Years of exposure to the sun make seniors susceptible to melanoma, a deadly form of skin cancer, and many family caregivers face difficulty helping their senior loved ones handle this disease. The following are common melanoma warning signs you and your loved one should be aware of. By identifying suspicious moles and lesions early, you can help your loved one address this disease.
1. A for AsymmetryMost benign moles are symmetrical in shape. This means if you drew an imaginary line through the middle of the mole, the two sides would look virtually identical. Any mole that’s asymmetrical in shape should be examined by a doctor. Caring for senior loved ones can be challenging for families who don’t have expertise or professional training in home care, but this challenge doesn’t have to be faced alone. Family caregivers can turn to Home Care Assistance for the help they need. We provide high-quality live-in and respite care as well as comprehensive Alzheimer’s, dementia, stroke, and Parkinson’s care.
2. B for BorderThe edges of a mole often indicate if it’s malignant or benign. Early-stage melanomas typically have uneven borders, which may be notched or scalloped. A mole with a smooth, even border is most likely benign and not a cause for concern.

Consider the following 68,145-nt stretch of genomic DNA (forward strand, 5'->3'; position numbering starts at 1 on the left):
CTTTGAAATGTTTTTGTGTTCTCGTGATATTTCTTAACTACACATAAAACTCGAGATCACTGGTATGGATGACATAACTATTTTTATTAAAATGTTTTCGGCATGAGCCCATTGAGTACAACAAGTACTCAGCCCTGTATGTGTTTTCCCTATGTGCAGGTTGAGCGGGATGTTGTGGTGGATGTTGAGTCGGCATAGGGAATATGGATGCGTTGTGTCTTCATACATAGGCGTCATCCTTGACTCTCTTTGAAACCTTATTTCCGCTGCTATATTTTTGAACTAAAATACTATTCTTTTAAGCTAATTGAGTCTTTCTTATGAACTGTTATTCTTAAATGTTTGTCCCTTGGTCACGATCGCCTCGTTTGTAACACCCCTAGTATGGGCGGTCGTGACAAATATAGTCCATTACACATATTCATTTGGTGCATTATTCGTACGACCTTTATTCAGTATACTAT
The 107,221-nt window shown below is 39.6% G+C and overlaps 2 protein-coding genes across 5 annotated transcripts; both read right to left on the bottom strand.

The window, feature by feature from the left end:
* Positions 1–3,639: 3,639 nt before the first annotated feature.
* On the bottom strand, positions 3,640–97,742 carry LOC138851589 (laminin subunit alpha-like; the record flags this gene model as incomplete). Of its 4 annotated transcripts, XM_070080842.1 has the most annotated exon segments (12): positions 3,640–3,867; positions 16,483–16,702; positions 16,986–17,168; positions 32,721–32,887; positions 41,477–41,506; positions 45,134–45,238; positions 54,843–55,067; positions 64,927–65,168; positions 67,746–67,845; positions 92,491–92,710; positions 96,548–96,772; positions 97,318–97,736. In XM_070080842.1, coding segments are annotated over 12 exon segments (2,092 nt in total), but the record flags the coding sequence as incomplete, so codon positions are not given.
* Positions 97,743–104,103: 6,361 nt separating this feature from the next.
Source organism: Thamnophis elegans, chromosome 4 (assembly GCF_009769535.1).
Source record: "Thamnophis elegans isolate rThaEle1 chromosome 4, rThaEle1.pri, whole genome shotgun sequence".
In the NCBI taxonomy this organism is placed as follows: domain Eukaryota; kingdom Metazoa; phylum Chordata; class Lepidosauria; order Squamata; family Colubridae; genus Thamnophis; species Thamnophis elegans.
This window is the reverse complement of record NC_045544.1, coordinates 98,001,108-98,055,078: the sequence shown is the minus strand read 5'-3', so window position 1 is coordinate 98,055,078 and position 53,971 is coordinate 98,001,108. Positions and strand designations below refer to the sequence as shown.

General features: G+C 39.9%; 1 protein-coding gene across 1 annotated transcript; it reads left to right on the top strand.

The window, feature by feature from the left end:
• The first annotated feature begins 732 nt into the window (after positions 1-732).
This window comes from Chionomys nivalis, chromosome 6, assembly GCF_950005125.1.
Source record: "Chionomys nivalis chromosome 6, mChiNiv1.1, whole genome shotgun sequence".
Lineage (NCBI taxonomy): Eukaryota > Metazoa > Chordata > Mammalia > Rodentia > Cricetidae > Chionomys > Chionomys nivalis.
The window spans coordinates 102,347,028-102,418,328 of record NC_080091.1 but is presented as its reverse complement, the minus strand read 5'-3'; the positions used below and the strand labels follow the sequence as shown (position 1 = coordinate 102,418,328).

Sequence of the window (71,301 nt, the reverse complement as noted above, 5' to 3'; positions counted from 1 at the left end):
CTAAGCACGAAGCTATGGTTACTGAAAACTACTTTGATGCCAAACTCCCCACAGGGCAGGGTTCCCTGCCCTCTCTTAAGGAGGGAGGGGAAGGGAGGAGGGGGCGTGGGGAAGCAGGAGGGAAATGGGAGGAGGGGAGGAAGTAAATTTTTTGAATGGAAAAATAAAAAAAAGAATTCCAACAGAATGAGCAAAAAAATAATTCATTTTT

3. C for ColorMost benign moles are relatively uniform in color. In most cases, melanomas are different shades of brown, black, or tan. However, they can also appear blue, white, or red.
4. D for DiameterMelanomas tend to be larger than benign moles. A doctor should assess any mole that’s larger than a pencil eraser. It’s also important to note that benign moles typically stay the same size, while melanomas often get larger with time. Caring for a loved one with melanoma can be challenging at times. One of the most challenging tasks of helping an elderly relative age in place safely and comfortably is researching agencies that provide at-home care. Lauderdale-by-the-Sea families can turn to Home Care Assistance for reliable, high-quality in-home care for aging adults. We offer 24-hour live-in care for seniors who require extensive assistance, and we also offer respite care for family caregivers who need a break from their caregiving duties.
5. E for EvolutionBenign moles seldom change in appearance. Any change in the shape, size, color, or elevation of a mole is a warning sign that it may be cancerous. In addition, any mole that bleeds, itches, or becomes crusty should be evaluated.
How You Can Help Your Loved One Prevent MelanomaThe primary risk factor for melanoma is excessive sun exposure. The following steps can prevent further skin damage and ensure melanomas are caught in their early stages:
- Encourage your loved one to wear a high SPF sunscreen all year long. Most people think about sunscreen during the summer. However, the ultraviolet rays from the sun that cause skin cancer are present throughout the year.
- Help your loved one perform a head-to-toe skin exam on a monthly basis. This is especially important if your loved one has a history of excessive sun exposure. Be on the lookout for any mole that’s changed since the last check or appears substantially different from your loved one’s other moles.
- If your loved one is at risk for melanoma, encourage him or her to see a dermatologist once a year for a skin cancer screening.